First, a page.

Even when freedom of speech does apply, one's freedom to speak their mind does not translate into another's obligation to amplify or provide a platform for it. Even if toxic individuals using a social media platform have the right to say some of the things they say, such right does not translate into the social media platform's obligation to host their speech. And here, ethics and moral values come into play.

But many of the free-speech absolutists out there interpret the right to speak so broadly that it translates into the obligation by others to amplify morally and legally unacceptable nonsense. They do exactly that when they consider e.g. Twitter's original decision to exclude some toxic individuals from its platform a form of censorship. This is itself dangerous misinformation, for no private individual or organisation is required by law to host, amplify or provide a platform for everything everyone wants to say. Instead, individuals and organisations have the freedom to follow their own priorities and moral compass when deciding who they want to collaborate with or give a voice to. And that is protected by the law.

In his book, The Open Society and Its Enemies, Karl Popper discusses the 'paradox of tolerance': if a society is tolerant without limits, thereby not curtailing the actions of the intolerant in its midst, its ability to be tolerant is eventually hijacked, subverted, and ultimately destroyed by the intolerant. In other words, tolerant societies must not tolerate the intolerant, or tolerance will die. The same can be said of freedom in general, and freedom of speech in particular: an absolutist form of free speech will lead to the end of freedom.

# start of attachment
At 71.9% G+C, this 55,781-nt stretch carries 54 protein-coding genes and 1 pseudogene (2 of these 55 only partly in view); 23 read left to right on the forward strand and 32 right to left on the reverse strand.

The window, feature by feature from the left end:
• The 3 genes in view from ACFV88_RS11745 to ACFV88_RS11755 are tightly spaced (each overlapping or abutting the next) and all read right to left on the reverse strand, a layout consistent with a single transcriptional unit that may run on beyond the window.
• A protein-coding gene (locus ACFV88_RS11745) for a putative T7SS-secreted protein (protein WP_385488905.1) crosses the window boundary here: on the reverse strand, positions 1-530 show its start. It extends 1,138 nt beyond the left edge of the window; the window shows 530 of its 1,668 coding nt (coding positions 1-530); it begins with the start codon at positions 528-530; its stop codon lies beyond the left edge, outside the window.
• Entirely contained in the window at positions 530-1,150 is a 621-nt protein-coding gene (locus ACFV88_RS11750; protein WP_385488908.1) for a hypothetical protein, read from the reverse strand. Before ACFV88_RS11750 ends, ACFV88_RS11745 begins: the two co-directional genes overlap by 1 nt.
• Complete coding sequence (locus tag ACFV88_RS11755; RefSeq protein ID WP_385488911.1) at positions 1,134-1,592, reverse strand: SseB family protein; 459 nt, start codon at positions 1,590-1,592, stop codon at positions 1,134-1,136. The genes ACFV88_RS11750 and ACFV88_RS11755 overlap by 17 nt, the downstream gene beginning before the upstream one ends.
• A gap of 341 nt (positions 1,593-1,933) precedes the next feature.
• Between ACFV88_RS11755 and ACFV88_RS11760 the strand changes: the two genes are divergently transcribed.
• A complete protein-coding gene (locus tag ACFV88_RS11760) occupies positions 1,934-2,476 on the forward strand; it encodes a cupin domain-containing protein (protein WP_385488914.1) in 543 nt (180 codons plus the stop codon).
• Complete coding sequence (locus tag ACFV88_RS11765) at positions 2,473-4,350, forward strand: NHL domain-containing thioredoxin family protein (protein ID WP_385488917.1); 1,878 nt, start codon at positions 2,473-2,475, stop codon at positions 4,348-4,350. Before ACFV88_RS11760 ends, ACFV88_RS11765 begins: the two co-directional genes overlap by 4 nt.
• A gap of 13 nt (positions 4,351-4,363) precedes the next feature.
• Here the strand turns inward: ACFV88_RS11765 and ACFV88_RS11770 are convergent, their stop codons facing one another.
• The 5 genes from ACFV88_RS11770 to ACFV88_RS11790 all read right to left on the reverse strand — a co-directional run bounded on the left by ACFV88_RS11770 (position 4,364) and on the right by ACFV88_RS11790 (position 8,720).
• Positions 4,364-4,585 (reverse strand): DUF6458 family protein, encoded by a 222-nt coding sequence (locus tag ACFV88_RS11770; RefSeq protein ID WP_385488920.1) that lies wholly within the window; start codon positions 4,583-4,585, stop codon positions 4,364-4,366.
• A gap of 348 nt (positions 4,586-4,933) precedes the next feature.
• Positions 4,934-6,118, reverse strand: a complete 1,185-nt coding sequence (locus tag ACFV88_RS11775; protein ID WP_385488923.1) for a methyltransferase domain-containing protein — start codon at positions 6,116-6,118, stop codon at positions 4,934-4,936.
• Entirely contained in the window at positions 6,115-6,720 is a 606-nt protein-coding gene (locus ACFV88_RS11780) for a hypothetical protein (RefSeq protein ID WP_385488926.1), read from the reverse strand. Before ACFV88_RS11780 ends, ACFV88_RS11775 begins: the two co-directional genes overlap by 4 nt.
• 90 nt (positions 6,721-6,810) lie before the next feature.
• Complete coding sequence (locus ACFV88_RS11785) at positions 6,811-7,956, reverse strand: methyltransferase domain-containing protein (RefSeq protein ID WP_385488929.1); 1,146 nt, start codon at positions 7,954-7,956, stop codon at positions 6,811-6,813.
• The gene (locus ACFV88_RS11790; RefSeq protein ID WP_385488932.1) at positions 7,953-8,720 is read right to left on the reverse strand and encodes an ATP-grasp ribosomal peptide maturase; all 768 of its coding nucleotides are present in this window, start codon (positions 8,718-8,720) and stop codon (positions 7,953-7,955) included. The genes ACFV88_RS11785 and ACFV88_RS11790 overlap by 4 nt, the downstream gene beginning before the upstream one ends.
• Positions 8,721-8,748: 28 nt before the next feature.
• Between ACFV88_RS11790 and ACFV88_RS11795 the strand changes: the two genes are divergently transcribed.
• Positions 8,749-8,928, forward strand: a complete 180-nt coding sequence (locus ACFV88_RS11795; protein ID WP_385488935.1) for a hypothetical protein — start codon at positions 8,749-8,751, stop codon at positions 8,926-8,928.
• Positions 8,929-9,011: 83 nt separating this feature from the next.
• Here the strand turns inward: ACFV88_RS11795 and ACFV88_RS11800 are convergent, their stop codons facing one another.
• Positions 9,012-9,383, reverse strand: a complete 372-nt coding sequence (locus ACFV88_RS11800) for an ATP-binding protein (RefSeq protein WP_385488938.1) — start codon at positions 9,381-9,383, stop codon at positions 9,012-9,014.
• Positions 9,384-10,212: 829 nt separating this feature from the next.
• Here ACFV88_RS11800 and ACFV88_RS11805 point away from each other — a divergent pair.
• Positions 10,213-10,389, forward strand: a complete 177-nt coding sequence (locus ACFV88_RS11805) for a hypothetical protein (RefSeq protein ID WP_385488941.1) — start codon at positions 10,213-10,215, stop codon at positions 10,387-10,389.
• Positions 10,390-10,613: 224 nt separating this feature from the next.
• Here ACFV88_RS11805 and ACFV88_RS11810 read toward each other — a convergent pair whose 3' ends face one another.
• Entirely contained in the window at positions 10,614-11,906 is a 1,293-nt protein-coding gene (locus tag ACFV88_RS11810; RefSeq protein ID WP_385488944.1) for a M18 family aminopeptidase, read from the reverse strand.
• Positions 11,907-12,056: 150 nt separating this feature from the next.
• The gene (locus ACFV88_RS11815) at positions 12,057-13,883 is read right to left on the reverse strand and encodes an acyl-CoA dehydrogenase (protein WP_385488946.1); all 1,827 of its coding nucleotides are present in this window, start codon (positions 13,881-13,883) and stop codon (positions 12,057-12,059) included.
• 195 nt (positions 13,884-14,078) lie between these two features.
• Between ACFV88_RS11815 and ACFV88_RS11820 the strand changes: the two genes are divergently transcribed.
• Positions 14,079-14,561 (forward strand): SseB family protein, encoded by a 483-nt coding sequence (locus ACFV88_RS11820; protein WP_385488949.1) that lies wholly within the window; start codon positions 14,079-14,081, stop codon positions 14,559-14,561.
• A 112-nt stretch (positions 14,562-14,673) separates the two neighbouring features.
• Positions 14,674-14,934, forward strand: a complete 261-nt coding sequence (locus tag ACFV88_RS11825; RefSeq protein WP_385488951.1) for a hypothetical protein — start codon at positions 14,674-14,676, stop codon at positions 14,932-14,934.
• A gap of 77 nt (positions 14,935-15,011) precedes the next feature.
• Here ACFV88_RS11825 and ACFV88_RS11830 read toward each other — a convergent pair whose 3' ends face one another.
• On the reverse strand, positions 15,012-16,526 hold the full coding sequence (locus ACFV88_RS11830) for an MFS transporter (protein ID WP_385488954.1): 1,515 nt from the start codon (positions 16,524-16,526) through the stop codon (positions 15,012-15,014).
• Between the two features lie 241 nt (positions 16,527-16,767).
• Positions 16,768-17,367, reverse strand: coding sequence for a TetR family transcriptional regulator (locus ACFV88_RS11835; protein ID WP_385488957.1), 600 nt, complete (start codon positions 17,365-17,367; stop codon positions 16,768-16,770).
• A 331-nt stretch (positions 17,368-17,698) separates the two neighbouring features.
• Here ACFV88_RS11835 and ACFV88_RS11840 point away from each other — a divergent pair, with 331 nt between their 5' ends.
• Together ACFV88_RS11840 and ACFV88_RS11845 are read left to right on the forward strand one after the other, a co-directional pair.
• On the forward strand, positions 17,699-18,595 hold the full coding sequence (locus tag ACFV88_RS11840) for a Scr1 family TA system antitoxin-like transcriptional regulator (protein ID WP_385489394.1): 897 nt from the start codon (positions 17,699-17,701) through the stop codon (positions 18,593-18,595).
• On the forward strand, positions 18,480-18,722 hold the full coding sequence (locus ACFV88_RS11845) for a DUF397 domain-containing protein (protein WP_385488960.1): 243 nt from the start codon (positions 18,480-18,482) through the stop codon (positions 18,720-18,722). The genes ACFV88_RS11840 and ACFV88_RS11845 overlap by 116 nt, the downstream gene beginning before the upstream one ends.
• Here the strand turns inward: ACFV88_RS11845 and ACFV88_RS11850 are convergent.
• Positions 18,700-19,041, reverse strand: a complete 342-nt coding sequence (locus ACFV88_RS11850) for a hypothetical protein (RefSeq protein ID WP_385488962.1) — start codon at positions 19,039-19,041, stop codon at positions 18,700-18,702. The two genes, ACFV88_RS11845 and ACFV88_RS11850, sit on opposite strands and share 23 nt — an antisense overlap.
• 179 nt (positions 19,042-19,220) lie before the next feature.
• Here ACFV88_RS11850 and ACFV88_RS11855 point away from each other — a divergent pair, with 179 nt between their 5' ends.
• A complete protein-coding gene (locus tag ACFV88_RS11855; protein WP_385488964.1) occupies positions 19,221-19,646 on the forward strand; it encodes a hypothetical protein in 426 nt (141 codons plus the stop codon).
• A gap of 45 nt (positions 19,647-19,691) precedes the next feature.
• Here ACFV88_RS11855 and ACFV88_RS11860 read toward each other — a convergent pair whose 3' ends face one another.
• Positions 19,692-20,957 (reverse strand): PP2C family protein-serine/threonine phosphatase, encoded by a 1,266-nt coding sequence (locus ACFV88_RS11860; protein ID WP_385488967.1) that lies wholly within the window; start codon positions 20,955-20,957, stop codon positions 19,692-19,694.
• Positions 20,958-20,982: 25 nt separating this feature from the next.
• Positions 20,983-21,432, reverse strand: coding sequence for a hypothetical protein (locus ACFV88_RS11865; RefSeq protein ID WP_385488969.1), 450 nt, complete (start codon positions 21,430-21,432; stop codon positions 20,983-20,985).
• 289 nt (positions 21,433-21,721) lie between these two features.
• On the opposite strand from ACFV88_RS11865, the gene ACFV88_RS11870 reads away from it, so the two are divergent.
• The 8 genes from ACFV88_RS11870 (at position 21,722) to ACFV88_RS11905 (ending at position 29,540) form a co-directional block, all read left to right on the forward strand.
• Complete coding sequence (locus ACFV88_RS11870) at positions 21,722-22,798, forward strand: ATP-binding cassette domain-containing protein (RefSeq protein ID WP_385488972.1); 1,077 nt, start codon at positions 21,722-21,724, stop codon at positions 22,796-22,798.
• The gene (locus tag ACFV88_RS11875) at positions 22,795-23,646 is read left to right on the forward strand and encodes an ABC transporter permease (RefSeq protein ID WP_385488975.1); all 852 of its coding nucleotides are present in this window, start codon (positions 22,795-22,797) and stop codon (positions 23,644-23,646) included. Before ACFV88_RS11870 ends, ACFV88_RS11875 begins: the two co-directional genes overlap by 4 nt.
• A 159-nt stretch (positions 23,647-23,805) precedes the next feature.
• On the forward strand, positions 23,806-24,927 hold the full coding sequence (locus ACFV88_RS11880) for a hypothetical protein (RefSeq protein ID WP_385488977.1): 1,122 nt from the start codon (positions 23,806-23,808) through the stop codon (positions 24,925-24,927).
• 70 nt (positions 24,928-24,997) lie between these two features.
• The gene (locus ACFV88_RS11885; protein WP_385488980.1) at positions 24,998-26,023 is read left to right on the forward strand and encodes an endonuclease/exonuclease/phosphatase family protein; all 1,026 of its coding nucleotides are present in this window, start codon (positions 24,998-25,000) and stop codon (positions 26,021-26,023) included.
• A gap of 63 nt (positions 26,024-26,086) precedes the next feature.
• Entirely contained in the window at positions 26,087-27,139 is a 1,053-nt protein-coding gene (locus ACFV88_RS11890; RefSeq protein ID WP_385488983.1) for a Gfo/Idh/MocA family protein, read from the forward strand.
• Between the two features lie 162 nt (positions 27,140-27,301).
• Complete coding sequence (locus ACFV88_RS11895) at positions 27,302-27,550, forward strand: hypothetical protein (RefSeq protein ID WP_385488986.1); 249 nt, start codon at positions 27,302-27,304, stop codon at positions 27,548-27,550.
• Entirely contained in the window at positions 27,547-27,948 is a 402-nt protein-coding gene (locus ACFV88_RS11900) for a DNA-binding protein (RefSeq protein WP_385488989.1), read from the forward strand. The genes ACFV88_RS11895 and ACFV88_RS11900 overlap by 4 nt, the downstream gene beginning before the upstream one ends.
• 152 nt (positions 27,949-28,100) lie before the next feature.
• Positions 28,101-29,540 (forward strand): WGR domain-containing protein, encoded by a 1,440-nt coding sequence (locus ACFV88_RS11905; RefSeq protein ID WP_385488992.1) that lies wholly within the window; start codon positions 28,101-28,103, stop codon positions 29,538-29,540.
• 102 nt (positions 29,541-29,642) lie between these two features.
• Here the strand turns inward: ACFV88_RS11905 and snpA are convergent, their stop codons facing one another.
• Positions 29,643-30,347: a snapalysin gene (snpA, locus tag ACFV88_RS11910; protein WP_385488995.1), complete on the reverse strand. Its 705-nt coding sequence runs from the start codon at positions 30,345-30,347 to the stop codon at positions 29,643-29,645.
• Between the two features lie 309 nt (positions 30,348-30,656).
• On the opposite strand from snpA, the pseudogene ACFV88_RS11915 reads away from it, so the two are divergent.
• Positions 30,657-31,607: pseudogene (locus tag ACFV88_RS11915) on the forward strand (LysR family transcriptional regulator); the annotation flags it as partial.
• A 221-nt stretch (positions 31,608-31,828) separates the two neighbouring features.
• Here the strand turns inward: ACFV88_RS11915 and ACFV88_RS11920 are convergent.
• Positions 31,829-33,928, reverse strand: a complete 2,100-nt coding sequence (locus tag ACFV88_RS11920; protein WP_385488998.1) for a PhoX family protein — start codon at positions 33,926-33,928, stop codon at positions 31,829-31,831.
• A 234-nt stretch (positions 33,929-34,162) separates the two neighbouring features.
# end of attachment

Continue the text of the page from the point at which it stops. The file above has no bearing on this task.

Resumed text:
And this is why free-speech absolutism is internally contradictory. Those calling for it are effectively calling for the end of free speech itself. History has an overwhelming precedent for it: on the 5th of March of 1933, the nazi party took part in free, democratic, multi-party federal elections in Germany. Through a combination of what was then highly-innovative propaganda methods, intimidation campaigns carried out through publicly-spoken threats, and endless misleading and false public statements—that is, the criminal subversion of free speech—the nazi party came to power. The next multi-party federal elections in Germany took place only in 1990. In the interim, tens of millions of people were murdered worldwide as a direct result of the 1933 election, Stalinism unfolded, half of Europe lost its freedom for decades, and the cold war was fought at great expense for all parties involved. That is what you get with absolutist freedom of speech.